A Thinking Man’s Guide to Oxford

I’ve come to love lazy paddles. It’s a mindset, an ease, deep breaths. The purpose isn’t to see how far you can go, but to float; to enjoy time on the water; to look for birds, or treasure; to talk; enjoy a beverage; watch the sunset.

Last evening’s lazy paddle netted an Eastern Kingbird sighting (a first), Bald Eagle and Ospreys, multiple Great Blue Herons and Green Herons, either a sandpiper or sanderling scurying along rip-rap; a majestic sunset on the river; rich amarena cherry ice cream, pulling up to the Scottish Highland Creamery by kayak; and a full moon rising over Town Creek.

Other than the ice cream, the evening cost nothing. As we were floating and the sun was teasing some clouds, I said, “Most people don’t do this.” It seemed a shame. I was grateful to share it all. Lazy paddles hold the key to how to enjoy Oxford.

Oxford, Md., is a town with pricey real estate values. It’s not full of shops or things to check off your agenda.  But if you don’t need a guide book to tell you what to do; you are good with self-guided and easy-paced; Oxford has no end to what it can offer the thinking visitor or resident.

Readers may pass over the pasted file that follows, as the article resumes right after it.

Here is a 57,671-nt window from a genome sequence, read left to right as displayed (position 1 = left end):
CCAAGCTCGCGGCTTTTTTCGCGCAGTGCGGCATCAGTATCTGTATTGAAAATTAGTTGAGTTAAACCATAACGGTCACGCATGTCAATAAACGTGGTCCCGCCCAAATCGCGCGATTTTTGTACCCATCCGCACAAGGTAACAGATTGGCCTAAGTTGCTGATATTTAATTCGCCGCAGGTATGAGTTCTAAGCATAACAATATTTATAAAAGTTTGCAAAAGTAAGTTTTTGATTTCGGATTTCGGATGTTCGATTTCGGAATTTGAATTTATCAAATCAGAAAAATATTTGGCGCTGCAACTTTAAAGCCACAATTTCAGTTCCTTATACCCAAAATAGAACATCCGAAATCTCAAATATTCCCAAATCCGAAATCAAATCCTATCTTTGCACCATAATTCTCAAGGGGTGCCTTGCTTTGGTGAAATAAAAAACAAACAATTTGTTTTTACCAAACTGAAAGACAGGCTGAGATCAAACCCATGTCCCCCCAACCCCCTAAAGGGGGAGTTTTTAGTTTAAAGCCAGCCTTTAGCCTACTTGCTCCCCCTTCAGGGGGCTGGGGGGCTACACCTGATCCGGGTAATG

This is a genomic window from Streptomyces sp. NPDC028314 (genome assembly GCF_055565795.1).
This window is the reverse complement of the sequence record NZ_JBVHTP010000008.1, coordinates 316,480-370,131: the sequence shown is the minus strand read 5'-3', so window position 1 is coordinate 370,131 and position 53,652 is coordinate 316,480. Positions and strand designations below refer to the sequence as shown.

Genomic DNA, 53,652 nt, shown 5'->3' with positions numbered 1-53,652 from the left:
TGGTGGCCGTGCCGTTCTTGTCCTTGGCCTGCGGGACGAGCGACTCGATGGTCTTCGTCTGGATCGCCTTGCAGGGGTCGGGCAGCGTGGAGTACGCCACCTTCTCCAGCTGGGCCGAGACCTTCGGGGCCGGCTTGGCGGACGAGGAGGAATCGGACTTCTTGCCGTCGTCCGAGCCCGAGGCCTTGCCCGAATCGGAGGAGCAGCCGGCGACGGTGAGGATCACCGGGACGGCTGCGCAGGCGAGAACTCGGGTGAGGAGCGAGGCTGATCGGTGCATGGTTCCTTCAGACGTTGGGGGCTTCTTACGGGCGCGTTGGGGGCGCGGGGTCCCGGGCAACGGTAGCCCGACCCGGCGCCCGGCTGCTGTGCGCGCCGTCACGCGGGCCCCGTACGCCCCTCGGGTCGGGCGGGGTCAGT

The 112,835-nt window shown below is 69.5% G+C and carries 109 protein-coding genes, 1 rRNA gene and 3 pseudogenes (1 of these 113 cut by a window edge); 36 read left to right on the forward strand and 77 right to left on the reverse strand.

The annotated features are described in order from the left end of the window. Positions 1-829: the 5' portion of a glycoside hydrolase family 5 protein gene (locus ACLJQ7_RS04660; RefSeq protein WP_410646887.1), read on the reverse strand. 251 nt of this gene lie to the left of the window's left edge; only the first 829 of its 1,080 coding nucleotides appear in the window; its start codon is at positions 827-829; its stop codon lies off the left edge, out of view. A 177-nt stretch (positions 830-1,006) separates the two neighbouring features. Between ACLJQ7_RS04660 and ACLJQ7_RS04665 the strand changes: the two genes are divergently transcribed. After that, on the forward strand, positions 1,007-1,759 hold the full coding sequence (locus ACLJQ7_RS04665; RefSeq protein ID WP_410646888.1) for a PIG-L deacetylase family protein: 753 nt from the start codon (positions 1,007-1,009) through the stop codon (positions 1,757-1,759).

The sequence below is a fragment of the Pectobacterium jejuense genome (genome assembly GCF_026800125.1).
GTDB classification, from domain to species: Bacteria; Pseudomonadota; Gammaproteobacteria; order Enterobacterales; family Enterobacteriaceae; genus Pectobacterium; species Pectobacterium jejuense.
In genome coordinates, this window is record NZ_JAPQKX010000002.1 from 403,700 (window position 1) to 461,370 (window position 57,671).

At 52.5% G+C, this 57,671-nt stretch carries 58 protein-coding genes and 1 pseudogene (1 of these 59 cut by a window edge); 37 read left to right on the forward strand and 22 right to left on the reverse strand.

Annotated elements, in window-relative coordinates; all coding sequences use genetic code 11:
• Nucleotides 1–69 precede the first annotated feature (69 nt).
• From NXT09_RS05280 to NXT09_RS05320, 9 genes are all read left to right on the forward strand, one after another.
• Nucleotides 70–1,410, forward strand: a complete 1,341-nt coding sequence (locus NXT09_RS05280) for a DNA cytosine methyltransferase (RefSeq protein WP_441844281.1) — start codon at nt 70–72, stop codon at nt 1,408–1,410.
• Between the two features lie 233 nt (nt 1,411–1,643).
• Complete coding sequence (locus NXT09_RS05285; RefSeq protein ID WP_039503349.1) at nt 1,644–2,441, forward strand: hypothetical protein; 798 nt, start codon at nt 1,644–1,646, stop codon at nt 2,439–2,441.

Benches

2016 oxford park bench

All over town there are park benches sitting alongside the waterfront. Some of them are obviously located, some of them take some searching. Where there is a bench, it is public access. Take a load off, sit down. Watch the water. Read. There are benches at small beaches. Gives you more reason to explore.

Oxford Park

2016 Oxford Park collage

The park is the crown jewel of the town. It’s a shady lunch spot after a bike ride. It’s a playground for kids. The living shoreline is a study in fighting erosion, while also leaving some beach for kids to play on and rocks full of periwinkles to explore. It’s the first image that comes to my mind when someone says the word, “park.” It’s changed a bit over time, but the soul of the place is still the same. It’s easy to build your day around Oxford’s park.

The Strand

2016 Harper Strand

Over the past couple years, the beach end of the Strand, just down from the Oxford-Bellevue Ferry, seems to have become a local hot spot. When my girls asked why everyone went to the beach at the Strand, I asked them to tell me where there was another public beach in Talbot County. At this point the sea nettles have taken hold for the summer, but the beach is still full of folks setting up picnics, putting in kayaks, paddleboards, or rafts, and taking advantage of a shallow, scenic expanse of beach. There aren’t many to be found in the area.

Architecture